|The ecotourism diagram|
One of the headlines in a recent piece in the Times of India talks about how Ecotourism is ruining the flora and fauna in Nagarhole and Bandipur. Upon a quick read I discovered that the reporter had completely missed the point about ecotourism. This is alarming since such articles dilute the meaning of the term for readers. But this reporter is not alone in making this egregious error.
I checked some websites, too, and discovered that the term ‘Ecotourism’ is being used freely to describe any sojourn to a wildlife sanctuary or jungle resort. These include both government agencies and private businesses that run lodges and safaris in the wilderness. This is merely re-dressing plain old-fashioned tourism in the garb of a neo-fad called ecotourism.
In essence there are hardly any real ecotourism programmes in the area which can be given the status of one. A quick glance at what the meaning of ecotourism is, as defined by The international Ecotourism Society (www.ecotourism.org) is the following:
“Ecotourism is about uniting conservation, communities, and sustainable travel. This means that those who implement and participate in ecotourism activities should follow the following ecotourism principles:
- Minimize impact of tourism activities..
- Build environmental and cultural awareness and respect.
- Provide positive experiences for both visitors and hosts.
- Provide direct financial benefits for conservation.
- Provide financial benefits and empowerment for local people.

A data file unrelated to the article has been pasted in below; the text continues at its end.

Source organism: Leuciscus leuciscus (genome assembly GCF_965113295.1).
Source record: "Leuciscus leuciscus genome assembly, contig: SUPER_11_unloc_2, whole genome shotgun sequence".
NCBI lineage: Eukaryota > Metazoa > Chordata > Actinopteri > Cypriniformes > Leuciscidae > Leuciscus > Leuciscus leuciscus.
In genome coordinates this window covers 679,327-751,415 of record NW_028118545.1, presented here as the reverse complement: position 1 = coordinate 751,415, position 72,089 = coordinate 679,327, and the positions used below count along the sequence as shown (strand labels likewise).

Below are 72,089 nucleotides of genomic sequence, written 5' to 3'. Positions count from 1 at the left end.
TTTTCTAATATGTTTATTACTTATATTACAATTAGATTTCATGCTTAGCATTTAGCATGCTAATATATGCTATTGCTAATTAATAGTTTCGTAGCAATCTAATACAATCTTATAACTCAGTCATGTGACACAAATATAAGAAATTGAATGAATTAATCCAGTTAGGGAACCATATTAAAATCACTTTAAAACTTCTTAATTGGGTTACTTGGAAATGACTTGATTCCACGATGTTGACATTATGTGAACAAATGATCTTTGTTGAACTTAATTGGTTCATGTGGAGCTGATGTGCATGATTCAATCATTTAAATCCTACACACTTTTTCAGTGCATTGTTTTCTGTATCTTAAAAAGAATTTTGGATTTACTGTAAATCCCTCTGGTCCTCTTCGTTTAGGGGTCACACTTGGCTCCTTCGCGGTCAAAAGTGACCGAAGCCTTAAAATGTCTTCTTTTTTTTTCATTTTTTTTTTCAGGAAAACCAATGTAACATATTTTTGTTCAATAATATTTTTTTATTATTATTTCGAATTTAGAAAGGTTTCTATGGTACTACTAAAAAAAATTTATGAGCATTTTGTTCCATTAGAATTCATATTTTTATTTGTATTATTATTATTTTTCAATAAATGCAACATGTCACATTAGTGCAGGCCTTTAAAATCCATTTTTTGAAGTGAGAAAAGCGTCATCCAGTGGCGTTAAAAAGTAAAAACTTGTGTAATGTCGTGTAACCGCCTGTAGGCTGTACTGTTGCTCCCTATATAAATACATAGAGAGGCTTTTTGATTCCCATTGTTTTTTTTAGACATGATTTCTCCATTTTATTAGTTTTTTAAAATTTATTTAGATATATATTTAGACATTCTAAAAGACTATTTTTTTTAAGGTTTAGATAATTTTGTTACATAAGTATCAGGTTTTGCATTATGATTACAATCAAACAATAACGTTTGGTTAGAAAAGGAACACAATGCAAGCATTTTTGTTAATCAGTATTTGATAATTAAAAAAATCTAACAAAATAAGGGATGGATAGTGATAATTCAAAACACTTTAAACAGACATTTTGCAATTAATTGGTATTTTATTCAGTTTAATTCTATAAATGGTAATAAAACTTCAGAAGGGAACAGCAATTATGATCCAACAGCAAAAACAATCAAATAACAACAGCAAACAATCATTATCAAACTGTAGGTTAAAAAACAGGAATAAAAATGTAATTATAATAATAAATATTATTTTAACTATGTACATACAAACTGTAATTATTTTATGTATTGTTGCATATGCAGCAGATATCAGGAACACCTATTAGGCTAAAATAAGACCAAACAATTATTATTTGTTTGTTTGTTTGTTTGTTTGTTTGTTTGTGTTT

- Raise sensitivity to host countries' (or regions') political, environmental, and social climate.”
|Ecotourism- a comprehensive and sustainable development model|
While it is imperative that our tourism departments concentrate on, first, understanding what ecotourism is, and second, what initiatives to launch or support in which areas, we cannot blindly describe any trek to the forest to be an ecotourism exercise. What is happening to the Bandipur and Nagarhole, and certainly in other forest reserves as well, should not be condoned or tolerated even, but we first need the government to set up a proper framework for both government and private agencies (resorts, expedition companies, etc.) to come up with programmes that are truly core-ecotourism. In the absence of such a framework, no amount of complaining against businesses that merely comprehend the language of commerce; at least, more than they do of sensitivity to nature, or even ecotourism, will provide any solution for the long term.
Another point to note is that an ecotourism programme can be launched in non-forest destinations as well: e.g. temple tourism, arts and crafts, or agri-based village commerce resuscitation, or a visit to the Taj or other national treasures. The point is that a well-rounded programme is imperative beyond the cause of commerce alone.